At the heart of scientific method lies the often elusive concept of reproducibility. It is increasingly apparent that much data churned out of labs across disciplines doesn’t meet this crucial criterion. Getting to grips with how to tackle this problem requires a firm understanding of exactly what is required to attain the badge of reproducibility. What is really meant by the catchphrase ‘reproducible research’? What is needed to practically achieve this? In this video Q&A Carole Goble, Editorial Board member for GigaScience, offers some much needed answers.


“There is some confusion about what people mean by reproducibility […] Do they mean its repeatable? Do they mean its replicable? Do they mean its reproducible? Do they mean its reusable? These are quite distinct concepts.”
Carole Goble, University of Manchester


Goble is Professor of Computer Science at the University of Manchester, UK, where she carries out research into the design, development and use of data and knowledge management systems. She also leads the UK’s largest e-Science pilot project, myGrid, is a co-investigator at the Software Sustainability Institute, UK, and co-director of the UK e-Science North West regional centre. Her research interests include the Semantic Web, medical informatics, e-Science, Grid computing, and bioinformatics. Here Goble shares her thoughts on what’s needed to make reproducible research a reality.


“You need at least four things to be able to reproduce something. […] The fourth thing that nobody does properly, in my experience, is have a clear description of the degree of variation and boundaries of tolerance.”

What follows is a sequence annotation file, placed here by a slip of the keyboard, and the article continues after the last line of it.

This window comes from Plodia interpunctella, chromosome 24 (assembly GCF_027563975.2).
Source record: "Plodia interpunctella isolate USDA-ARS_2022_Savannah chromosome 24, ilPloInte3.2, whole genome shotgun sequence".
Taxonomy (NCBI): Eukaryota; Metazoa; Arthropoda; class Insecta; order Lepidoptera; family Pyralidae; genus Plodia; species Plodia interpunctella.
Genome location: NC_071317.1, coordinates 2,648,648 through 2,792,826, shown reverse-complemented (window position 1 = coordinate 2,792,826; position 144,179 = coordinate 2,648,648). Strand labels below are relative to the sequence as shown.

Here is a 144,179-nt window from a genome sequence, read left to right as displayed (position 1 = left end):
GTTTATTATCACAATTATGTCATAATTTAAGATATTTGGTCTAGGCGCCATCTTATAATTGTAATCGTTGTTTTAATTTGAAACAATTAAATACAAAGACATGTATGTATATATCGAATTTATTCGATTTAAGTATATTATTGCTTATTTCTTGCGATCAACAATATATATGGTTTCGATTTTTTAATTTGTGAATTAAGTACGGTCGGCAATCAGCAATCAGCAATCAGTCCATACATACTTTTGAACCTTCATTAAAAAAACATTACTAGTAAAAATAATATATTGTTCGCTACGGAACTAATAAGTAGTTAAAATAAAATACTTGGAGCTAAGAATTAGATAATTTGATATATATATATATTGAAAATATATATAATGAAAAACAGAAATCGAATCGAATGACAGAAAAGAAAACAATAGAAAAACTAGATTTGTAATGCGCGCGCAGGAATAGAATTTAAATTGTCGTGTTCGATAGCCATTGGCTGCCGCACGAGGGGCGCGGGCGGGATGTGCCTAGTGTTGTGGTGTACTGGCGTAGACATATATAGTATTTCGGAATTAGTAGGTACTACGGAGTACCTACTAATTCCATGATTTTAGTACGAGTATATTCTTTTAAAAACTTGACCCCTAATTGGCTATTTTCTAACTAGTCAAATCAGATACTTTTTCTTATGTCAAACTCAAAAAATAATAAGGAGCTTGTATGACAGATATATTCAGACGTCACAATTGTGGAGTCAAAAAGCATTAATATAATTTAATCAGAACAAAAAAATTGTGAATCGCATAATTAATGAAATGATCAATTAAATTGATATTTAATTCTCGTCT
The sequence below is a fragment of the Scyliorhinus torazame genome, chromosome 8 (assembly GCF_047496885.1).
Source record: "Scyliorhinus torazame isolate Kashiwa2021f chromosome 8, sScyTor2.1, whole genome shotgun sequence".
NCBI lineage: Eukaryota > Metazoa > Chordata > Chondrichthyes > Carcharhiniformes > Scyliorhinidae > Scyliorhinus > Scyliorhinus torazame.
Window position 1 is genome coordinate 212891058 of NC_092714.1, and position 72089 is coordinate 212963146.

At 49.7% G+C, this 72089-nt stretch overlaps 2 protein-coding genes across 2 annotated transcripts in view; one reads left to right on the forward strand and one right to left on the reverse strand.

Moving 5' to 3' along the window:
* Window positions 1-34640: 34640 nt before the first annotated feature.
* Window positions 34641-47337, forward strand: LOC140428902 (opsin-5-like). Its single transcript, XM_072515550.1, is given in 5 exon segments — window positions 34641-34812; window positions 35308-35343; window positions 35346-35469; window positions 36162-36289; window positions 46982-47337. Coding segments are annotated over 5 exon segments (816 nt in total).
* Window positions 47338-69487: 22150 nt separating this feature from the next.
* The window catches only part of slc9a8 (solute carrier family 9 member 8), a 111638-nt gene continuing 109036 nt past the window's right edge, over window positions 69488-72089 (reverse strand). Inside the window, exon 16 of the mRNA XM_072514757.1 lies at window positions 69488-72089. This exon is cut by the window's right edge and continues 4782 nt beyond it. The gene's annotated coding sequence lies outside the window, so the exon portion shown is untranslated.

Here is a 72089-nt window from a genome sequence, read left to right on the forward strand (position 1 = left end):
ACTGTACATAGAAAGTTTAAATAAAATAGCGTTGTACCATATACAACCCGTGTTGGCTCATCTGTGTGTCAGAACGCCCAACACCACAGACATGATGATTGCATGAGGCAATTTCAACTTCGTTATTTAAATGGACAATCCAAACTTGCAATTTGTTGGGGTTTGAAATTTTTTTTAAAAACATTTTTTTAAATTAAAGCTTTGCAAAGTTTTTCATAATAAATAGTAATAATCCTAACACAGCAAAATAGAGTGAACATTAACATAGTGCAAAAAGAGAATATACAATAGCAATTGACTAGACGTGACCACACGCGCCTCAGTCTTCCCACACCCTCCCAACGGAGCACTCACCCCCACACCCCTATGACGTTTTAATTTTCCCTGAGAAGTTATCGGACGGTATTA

Carole Goble, University of Manchester


For more from Carole Goble, read what she has to say about the importance of truly open data.

More about the researcher(s)

  • Carole Goble crop_BBSRC

    Carole Goble

    Carole Goble is a professor of computer science at the University of Manchester, UK, where she has co-led the Information Management Group since 1997, carrying out research into the design, development and use of data and knowledge management systems. Goble also leads the myGrid project, the UK’s largest e-Science pilot project that is now part of… Read more »

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  • Nolan Nichols

    I see quite a wide variety of definitions for research that is “repeatable”, “replicable”, “reproducible”, and “reusable”… Are Carole’s definitions written down somewhere that is easy to reference?

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  • Ged Ridgway

    I like the distinction between repeatable (same lab), replicable (different lab but same/similar context), reproducible (same/similar result from varied data/context/methods), and reusable (tools and/or data available). However, I think it’s awkward to then say “reproducibility means all these things”, since a result can clearly be reproducible (with some work) without its data or tools being directly reusable. Perhaps better to use the term “generalizable” for the specific use of reproducible, thus leaving “reproducible research” to refer vaguely to the whole set?